Justice Carni said it seemed a grand step to put the duty on young kids to supervise other kids that are drinking.

Gulisano also has a claim under General Obligations Law Section 11-100, which deals with compensation for injury caused by the intoxication of someone under 21, giving a right of action to recover damages against those who furnish the alcohol.

Justice Erin M. Peradotto questioned whether the law protected someone from the consequences of drinking if they got their own alcohol.

Justice Carni said it does not take away the fact of liability of voluntary drinking, telling Gulisano he wanted the panel to extend the dram shop law (Section 11-101).

Gulisano said the fraternity should also be liable for the damages to Parslow.

Justice Peradotto said the fraternity had said it dissociated itself from the Brockport chapter.

Gulisano alleges it did not do enough; that the chapter remained active and complaints about it continued. He said the national organization let the chapter continue, knowing it was a hazard.

Sigma Alpha Mu Fraternity Inc. was represented by Buffalo attorney Heath J. Szymczak (Jaeckle, Fleischmann & Mugel LLP) who argued the national organization did not know about the party or drinking. He said there was a clear direction in 2005 that the Delta Iota chapter disband, that the national chapter was not a parent authority and that there was no way to argue the students were acting as part of the national chapter.

Giancursio is represented by Joseph A. Matteliano who had submitted his arguments in writing and did not appear. Attorneys for two other defendants also submitted their arguments in writing beforehand.

Several other attorneys appeared on behalf of their individual former tenant defendants. Not all addressed the court.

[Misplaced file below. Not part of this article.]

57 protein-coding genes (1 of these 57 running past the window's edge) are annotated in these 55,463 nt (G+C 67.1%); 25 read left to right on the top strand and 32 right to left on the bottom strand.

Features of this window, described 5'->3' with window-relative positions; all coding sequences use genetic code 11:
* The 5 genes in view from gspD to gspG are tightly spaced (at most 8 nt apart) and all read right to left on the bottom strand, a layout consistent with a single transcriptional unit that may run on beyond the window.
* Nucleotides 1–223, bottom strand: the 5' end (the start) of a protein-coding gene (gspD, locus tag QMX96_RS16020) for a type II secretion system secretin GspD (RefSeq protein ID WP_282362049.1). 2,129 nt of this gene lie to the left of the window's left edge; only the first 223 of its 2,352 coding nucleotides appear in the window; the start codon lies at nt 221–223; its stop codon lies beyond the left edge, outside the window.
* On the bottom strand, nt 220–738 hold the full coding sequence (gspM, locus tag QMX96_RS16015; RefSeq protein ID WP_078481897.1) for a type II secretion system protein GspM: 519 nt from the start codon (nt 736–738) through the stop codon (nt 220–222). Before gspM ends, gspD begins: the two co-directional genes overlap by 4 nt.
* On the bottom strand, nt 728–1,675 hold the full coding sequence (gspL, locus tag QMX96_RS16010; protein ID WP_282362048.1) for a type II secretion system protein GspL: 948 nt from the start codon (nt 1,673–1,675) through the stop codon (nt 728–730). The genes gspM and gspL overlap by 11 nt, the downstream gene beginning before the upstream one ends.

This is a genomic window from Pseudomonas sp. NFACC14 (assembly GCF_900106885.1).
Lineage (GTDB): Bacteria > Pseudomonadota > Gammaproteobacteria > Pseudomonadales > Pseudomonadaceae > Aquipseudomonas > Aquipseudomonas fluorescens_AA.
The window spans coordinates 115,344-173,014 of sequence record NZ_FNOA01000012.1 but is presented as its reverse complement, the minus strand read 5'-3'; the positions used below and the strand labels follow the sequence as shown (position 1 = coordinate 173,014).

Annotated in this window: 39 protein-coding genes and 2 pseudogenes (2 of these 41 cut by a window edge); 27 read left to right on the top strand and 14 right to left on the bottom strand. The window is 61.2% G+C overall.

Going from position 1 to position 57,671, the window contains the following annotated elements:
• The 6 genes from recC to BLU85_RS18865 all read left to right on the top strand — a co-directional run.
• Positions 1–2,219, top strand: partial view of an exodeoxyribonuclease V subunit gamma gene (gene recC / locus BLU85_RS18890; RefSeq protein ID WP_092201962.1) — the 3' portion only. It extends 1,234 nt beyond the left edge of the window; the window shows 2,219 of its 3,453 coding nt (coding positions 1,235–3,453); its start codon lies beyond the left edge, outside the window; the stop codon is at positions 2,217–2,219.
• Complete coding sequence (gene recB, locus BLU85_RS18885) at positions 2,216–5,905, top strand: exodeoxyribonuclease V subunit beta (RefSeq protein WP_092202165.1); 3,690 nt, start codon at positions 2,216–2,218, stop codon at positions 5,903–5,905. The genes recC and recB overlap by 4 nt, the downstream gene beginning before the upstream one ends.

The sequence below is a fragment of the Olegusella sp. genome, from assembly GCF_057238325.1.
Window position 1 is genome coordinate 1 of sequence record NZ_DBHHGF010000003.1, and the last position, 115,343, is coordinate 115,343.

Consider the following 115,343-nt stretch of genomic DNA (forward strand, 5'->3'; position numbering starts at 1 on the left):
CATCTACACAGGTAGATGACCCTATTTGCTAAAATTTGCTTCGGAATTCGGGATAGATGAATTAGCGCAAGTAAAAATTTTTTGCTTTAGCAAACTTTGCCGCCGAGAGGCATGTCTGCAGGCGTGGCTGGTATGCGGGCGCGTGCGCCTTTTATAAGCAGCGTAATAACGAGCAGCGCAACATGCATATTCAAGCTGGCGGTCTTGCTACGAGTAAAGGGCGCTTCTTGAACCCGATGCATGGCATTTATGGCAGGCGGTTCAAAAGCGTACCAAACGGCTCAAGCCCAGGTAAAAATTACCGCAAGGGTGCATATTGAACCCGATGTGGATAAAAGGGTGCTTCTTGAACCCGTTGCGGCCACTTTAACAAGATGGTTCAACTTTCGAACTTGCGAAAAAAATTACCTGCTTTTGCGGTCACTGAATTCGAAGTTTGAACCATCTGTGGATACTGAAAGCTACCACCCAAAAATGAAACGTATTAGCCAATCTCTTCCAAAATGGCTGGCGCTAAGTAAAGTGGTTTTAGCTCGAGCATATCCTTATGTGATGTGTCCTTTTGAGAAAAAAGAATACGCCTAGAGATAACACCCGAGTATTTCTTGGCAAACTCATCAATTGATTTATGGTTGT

Michael J. Chmiel, representing Wilson, said Wilson was not at the party or involved in its planning and that he did not know and had not met Parslow. As for the tenants duty to maintain the premises, he argued the house was kept clean and there was no allegation Parslow had slipped and fallen on a dirty floor.

Chmiel also said the terms of the lease prevented the tenants from conducting maintenance on the window.

Alison M. K. Lee, representing Bilohlavek, said Gulisano kept trying to group all of the tenants together, but that her client, also under 21 at the time, never saw Parslow so he never saw any need for supervision. She also said there were specific leases for specific areas of the large house and that liability under General Obligations Law could not be established just by living in the house.

Others testified their clients had never been in the upstairs bathroom and were not aware of the dangerous situation to give a warning notice to anyone. Others said their clients never paid their dues.

Another, who said her client had seen the window, said it was a question of fact whether it was a dangerous condition or not.

One of the attorneys said the landlord had full control of the house and questioned whether any of the tenants had any liability.

Also on the panel were Presiding Justice Henry J. Scudder and Justice Eugene M. Fahey. A decision is expected something early next year.